Prices for Gateway (UC7807U) PC Notebook Products from online stores:
It’s the biggest screen possible that impresses when comparing home theater setups, but it’s the 13.3-inch display size that seems a favorite of manufacturers building ultra-slim, status-symbol notebooks. There are the Apple MacBook Air and HP Voodoo Envy 133 at $1,799 apiece; the Lenovo ThinkPad X301 at $2,029; the new Dell Adamo (technically a 13.4-inch diagonal due to its 16:9 aspect ratio) at $1,999. And now there’s the Gateway UC7807, a sleekly styled 13.3-incher priced at … $800. That can’t be right, you say? OK. It’s $690 at Amazon.com and J&R.
As you can guess, Gateway positions its first 13.3-inch notebook as a good-looking compact for travelers who can’t afford to pay the luxury tax. The “good-looking” part is certainly true: While what Gateway calls its “glossy moonstone” lid collects plenty of fingerprints, opening the notebook reveals a handsome brushed-metal body with an eye-catching circular touchpad, red-backlit multimedia controls (play/pause, stop, next/previous, and a volume slider), and shiny cylindrical hinge, the left end of which serves as the on/off button.
What keeps the Gateway from membership in the Envy and Adamo club is that it isn’t slim — while the abovementioned machines tip the scales at just three or at most four pounds each, the UC7807 weighs more like a 14.1- if not 15.4-inch laptop at 5.3 pounds (the AC adapter brings its travel weight just past the six-pound mark).
At 9.4 by 12.6 by 1.5 inches, it won’t hog your entire briefcase, and it’s not too unwieldy to pass the pick-it-up-with-one-hand-while-open test. But it’s more of a competitor to mainstream machines like the Dell XPS 1330 — and even that 13.3-inch portable is more than a pound lighter — than it is Gateway’s answer to the MacBook Air.
Office Depot shoppers will find a low-end UC7308 configuration with an Intel Pentium Dual-Core CPU, but the UC7807 carries Intel’s Core 2 Duo T6400 — a 2.0GHz dual-core processor with 2MB of Level 2 cache — along with 3GB of DDR2/667 memory, stopping short of the system’s maximum 4GB for the sake of the preinstalled 32- rather than 64-bit version of Windows Vista Home Premium.
You also get a 250GB Hitachi hard drive and a nifty slot-loading Optiarc DVD±RW drive. The latter shares the system’s right side with two USB 2.0 ports. A third USB port is at the left, along with microphone, headphone, and Ethernet jacks and both VGA and HDMI video outputs for driving an old monitor or modern HDTV set, respectively.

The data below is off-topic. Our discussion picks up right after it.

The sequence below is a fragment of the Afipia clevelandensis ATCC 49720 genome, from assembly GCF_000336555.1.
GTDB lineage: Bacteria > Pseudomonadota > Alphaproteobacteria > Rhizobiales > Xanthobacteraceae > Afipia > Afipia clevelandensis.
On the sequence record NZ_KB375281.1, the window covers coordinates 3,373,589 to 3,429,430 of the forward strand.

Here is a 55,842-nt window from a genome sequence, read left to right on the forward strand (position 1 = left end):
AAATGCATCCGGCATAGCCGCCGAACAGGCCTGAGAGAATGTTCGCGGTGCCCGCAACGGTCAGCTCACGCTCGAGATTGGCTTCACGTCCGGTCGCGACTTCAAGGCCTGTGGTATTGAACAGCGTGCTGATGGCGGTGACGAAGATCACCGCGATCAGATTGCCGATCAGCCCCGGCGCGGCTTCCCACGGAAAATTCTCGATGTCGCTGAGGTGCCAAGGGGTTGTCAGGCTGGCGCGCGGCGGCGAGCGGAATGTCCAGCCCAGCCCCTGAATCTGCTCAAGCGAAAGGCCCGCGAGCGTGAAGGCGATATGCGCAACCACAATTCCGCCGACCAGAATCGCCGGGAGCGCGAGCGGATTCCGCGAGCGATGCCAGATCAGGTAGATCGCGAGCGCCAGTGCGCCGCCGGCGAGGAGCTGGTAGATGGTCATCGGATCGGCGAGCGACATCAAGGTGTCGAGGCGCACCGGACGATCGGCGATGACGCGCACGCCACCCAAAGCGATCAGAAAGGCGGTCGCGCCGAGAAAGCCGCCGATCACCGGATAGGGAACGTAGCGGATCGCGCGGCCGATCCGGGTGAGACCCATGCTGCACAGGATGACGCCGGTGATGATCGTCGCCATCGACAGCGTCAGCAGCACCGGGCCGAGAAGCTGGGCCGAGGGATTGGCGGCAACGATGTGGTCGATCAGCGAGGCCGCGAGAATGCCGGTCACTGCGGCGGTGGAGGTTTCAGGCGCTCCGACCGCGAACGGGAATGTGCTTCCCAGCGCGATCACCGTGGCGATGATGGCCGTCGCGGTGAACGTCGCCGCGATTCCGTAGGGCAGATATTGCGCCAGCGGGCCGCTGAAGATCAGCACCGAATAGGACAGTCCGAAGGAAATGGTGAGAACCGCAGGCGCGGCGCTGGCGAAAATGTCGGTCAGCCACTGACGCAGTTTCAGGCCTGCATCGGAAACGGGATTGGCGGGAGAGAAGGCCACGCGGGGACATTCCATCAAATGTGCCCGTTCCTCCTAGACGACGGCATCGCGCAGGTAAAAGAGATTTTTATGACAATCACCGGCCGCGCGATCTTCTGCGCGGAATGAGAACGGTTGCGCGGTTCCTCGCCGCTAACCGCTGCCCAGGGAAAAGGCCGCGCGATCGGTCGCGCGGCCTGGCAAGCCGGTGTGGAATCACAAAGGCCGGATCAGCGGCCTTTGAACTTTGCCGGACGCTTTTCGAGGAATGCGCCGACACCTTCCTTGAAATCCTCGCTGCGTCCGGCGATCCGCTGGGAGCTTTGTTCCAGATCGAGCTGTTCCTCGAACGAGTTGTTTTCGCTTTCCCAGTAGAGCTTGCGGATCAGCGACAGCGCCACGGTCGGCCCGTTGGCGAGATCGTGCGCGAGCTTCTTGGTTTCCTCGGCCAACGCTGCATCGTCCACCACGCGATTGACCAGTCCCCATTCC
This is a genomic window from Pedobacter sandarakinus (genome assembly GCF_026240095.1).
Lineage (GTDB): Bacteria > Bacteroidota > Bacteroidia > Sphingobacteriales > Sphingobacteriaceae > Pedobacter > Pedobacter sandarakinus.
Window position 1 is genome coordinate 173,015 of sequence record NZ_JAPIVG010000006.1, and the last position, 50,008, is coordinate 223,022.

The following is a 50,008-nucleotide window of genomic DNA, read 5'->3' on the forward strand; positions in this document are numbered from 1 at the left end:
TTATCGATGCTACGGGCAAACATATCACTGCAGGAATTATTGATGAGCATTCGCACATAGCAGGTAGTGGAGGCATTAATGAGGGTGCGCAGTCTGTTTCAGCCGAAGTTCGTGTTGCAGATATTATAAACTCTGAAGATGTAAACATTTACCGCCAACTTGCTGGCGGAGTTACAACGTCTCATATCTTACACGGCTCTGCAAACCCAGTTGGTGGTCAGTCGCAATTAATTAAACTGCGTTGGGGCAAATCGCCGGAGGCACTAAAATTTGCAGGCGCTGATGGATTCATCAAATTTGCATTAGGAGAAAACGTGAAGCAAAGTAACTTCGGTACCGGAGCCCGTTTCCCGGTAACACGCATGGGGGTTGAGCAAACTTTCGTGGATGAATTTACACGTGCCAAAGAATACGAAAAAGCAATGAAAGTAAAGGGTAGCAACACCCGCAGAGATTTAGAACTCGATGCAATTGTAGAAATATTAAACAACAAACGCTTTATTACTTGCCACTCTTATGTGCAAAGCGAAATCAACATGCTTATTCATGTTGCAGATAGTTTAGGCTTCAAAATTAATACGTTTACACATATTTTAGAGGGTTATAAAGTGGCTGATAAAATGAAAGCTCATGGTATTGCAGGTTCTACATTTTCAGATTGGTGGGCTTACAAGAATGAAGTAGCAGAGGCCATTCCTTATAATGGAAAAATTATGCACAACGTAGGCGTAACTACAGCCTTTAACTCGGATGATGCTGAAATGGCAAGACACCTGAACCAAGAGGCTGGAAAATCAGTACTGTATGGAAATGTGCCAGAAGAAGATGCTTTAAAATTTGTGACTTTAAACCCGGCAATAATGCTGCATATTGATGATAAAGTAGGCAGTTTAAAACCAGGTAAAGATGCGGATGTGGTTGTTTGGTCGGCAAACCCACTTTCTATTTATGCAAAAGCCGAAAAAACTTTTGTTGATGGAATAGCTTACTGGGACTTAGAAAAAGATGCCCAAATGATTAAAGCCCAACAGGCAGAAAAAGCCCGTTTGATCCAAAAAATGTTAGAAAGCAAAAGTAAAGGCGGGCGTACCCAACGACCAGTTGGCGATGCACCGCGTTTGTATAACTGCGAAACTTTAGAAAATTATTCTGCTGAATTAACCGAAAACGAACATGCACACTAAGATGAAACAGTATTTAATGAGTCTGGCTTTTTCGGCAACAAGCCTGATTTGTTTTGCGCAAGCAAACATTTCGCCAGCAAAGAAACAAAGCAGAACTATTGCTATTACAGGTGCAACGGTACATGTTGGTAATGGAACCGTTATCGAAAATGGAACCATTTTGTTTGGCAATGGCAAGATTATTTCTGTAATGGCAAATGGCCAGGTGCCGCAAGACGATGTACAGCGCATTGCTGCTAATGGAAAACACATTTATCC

The 13.3-inch LCD’s native resolution is 1,280 by 800 pixels. There’s a 1.3-megapixel webcam above the screen and an SD/MMC/Memory Stick flash-card slot below the system’s front edge. Intel’s 802.11a/g/draft-n wireless adapter is standard, but Bluetooth is absent.
|Next page: the touchpad
Aside from its weight, my biggest disappointment with the Gateway was its touchpad. Not that it doesn’t work fine, because it does — just like a square or rectangular one, with a smooth response and rocker-switch pair of buttons below (set flush with, rather than recessed from, the notebook’s front edge).
But if you’re going to have a round touchpad, why don’t you let users twirl a finger around the circle to scroll up or down? Alas, the UC uses the same Synaptics driver bundled with scores of ordinary laptop touchpads. Count it an opportunity lost.
On a more positive note, the system doesn’t miss an opportunity to satisfy touch typists — the keyboard is full-sized (the keys’ square-tiled rather than plateau-crowned design actually makes the span from A through apostrophe a quarter-inch wider than my usual desktop keyboard), with Ctrl and Delete keys holding down their proper positions in the bottom left and top right corners, respectively. Except for half-sized cursor arrows with the usual doubling up with a Fn key to deliver Home, End, PgUp, and PgDn keys, you’ll find no compromises, but a smooth typing feel.
Also pleasing is the Gateway’s screen, as long as you keep the backlight cranked up to its top or next-to-top setting (that’s not a knock on Gateway; it’s what I find myself saying about every conventionally cathode-backlit LCD now that brighter and whiter LED-backlit flat panels are flowing into the mainstream). The 1,280 by 800 resolution makes fine text and flashy videos alike look sharp, with clear colors.
The UC7807 gets a B for battery life. BAPCo‘s MobileMark 2007 productivity simulation lasted just over and our own word-processing and Web-surfing sessions lasted just under three hours, though our more disk-intensive software-installing and music- and video-playing stints regularly ended after two hours plus 15 or 20 minutes.
Fast Enough for the Daily Grind
Convenience and portability, not benchmark-blasting speed or fast-frag gaming, are the Gateway’s goals. Its Intel GM45 integrated-graphics chipset and Graphics Media Accelerator 4500 display adapter are fine for killing time with World of Warcraft or Spore, but you can cross high-octane games like Crysis or Call of Duty off your list — running at 1,024 by 768 resolution, the poor thing barely crawled at 5 frames per second in Unreal Tournament 3.
But the UC7807 loaded programs and switched among applications snappily enough, and completed productivity-oriented benchmarks such as SysMark 2007 Preview without staggering (score: 93). Its CrystalMark and PCMark05 scores were 65,253 and 4,367, respectively. Windows Vista’s own Experience Index rates the Gateway a 3.2 on its 5.9-point scale, with graphics proving the weakest link compared to relatively hearty hard disk, CPU, and memory subscores.
So where does that leave the UC7807? As a compact (alas, more compact in size than in weight), sharp-looking, capable traveling companion for tight budgets. It’s not quite as cool as it looks, but it gets the job done.
On a 5-star scale:
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Article courtesy of Hardware Central.